“Yoga has a sly, clever way of short circuiting the mental patterns that cause anxiety.” – Baxter Bell
Policing is a very stressful occupation. Stress in police can result from role conflicts between serving the public, enforcing the law, and upholding ethical standards and personal responsibilities as spouse, parent, and friend. Stress also results from, threats to health and safety, boredom, responsibility for protecting the lives of others, continual exposure to people in pain or distress, the need to control emotions even when provoked, the presence of a gun, even during off-duty hours, and the fragmented nature of police work, with only rare opportunities to follow cases to conclusion or even to obtain feedback or follow-up information.
This stress can have serious consequences for the individual and in turn for society. Police officers have one of the highest suicide rates in the nation, possibly the highest. They have a high divorce rate, about second in the nation. They are problem drinkers about twice as often as the general population. This is a major problem as stress and the resultant complications can impact job performance, which sometimes involve life or death situations.
Given the difficulties with stress and the critical nature of their roles in society, it is imperative that methods be found to not just reduce the stressors of the job but also to assist the officers in stress management. Contemplative practices including yoga practice have been shown to be effective in the management of stress (see http://contemplative-studies.org/wp/index.php/category/research-news/stress/n). They’ve been shown to reduce both the physiological and the psychological responses to stress. Hence, contemplative practice may be an effective method to reduce stress in police.
In today’s Research News article “Evaluation of the benefits of a Kripalu yoga program for police academy trainees: a pilot study”
Jeter and colleagues examined the effectiveness of yoga practice for reducing stress in police academy trainees. They administered six 75-minute classes during the 20-week police academy training and found that there was a significant reduction in perceived stress in the trainees. In addition, they found that the yoga training significantly reduced tension and fatigue.
Yoga practice has been shown previously to reduce not only perceived stress but also the hormonal and cardiovascular responses to stress. Unfortunately, these physiological indicators were not measured in the study by Jeter and colleagues. But, the reduction in the psychological perception of stress is normally linked to changes in the physiological response. So, it is likely that these were also present in the trainees.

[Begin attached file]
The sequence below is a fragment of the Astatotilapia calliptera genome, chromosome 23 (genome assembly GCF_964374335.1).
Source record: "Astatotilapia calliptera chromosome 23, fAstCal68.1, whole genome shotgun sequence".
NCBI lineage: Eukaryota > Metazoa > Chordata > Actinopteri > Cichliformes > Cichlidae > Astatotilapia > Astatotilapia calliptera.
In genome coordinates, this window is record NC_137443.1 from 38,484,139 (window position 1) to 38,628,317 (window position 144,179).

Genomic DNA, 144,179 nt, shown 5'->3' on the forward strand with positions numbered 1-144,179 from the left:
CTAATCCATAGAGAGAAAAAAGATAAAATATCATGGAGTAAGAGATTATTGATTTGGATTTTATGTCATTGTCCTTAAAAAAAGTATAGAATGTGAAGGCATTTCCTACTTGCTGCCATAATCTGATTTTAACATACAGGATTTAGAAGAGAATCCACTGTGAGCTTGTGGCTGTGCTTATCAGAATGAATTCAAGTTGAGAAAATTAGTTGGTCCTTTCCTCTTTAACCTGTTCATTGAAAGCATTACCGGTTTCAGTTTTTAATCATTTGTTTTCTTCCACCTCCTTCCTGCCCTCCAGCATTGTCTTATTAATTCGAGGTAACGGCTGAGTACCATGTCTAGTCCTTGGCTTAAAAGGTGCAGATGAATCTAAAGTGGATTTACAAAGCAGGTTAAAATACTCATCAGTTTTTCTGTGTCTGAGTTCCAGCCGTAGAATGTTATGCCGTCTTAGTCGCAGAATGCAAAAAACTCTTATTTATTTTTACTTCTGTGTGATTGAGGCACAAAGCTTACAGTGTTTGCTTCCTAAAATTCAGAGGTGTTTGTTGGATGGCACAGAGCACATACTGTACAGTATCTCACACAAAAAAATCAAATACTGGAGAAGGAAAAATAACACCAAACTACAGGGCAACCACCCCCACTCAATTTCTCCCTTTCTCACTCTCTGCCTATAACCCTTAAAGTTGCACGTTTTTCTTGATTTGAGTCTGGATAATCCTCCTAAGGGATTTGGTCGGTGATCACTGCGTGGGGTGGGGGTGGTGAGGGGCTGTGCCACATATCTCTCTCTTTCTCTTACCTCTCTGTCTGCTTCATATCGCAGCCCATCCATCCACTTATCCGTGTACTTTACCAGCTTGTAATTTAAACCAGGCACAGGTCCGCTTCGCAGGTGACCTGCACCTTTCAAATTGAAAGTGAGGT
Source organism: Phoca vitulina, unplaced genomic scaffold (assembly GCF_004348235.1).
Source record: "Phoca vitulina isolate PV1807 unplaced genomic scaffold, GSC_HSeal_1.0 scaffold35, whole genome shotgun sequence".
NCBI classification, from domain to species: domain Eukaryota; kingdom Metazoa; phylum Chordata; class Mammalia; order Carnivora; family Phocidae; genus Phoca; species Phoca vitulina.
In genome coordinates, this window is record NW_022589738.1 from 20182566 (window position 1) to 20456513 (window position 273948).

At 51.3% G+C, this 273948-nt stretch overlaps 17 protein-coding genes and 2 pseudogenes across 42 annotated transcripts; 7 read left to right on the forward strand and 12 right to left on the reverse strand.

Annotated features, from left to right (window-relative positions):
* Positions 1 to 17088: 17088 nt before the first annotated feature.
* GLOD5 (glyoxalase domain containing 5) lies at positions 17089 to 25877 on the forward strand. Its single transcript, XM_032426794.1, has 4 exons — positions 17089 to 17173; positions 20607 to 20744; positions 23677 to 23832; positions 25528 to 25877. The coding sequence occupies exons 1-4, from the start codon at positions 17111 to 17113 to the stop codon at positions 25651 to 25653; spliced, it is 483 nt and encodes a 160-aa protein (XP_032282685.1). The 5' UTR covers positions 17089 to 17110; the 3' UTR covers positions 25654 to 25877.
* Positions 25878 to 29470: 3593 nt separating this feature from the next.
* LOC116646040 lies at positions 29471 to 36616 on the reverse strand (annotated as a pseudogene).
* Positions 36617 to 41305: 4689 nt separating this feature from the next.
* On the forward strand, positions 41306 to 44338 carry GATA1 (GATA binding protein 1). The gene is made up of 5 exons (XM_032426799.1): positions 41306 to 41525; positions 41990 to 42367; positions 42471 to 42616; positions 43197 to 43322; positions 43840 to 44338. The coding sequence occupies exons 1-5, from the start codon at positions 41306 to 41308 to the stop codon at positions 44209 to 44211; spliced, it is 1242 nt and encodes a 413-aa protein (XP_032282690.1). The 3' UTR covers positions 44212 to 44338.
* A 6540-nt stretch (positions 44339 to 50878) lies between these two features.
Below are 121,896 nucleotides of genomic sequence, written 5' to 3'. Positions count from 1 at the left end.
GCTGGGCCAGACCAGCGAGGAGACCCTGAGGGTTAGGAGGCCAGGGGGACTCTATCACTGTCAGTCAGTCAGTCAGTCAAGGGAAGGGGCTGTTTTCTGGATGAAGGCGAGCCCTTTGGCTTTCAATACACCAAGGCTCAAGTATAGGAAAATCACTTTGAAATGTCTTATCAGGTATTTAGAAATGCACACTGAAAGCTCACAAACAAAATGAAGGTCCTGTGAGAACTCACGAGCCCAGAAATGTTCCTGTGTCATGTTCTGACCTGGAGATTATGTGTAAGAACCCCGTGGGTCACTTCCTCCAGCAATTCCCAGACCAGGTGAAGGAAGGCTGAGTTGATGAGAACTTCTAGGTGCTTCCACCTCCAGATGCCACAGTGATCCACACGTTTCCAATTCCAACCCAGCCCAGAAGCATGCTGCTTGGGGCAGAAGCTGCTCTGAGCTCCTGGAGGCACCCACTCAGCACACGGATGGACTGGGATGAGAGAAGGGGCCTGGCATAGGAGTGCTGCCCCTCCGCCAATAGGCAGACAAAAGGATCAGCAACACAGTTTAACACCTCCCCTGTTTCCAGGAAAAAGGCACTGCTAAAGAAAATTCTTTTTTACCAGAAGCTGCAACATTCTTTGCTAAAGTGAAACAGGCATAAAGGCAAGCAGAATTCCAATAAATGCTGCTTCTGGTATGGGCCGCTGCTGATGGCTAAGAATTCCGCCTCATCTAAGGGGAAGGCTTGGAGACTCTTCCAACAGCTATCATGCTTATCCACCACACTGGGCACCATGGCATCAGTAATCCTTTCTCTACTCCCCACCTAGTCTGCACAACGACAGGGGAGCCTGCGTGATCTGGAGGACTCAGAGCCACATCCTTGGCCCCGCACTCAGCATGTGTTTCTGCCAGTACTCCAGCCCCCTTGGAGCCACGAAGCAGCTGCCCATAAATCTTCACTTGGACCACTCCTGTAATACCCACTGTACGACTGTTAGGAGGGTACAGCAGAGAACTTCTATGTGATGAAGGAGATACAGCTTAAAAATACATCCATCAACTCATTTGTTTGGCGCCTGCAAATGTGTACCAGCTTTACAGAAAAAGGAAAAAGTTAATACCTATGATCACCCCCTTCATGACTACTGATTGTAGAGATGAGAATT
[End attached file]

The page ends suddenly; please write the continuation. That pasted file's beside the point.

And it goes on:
The reduction in fatigue is very significant. Fatigue is a major problem with police. Rotating shift work, lack of sleep, financial pressures to take on extra work or second jobs induce fatigue which can, in turn, affect performance. It has been demonstrated that fatigue impairs judgment and eye-hand coordination, increases excessive use of force, severe mood swings, anxiety or depression, substance-abuse, back pain and frequent headaches, PTSD, gastrointestinal problems, and risk of serious health problems. So, the ability of yoga practice to reduce fatigue in the trainees is very important.
These results in trainees need to be reproduced in a more highly controlled trial and the effectiveness of yoga practice to reduce stress in police officers in the field needs to be established. But, these preliminary results certainly justify further research. The problem is too important to be left untreated and yoga practice definitely shows promise.
So, calm the police with yoga.
“Yoga, an ancient but perfect science, deals with the evolution of humanity. This evolution includes all aspects of one’s being, from bodily health to self realization. Yoga means union – the union of body with consciousness and consciousness with the soul. Yoga cultivates the ways of maintaining a balanced attitude in day to day life and endows skill in the performance of one’s actions.” – B.K.S. Iyenga
CMCS – Center for Mindfulness and Contemplative Studies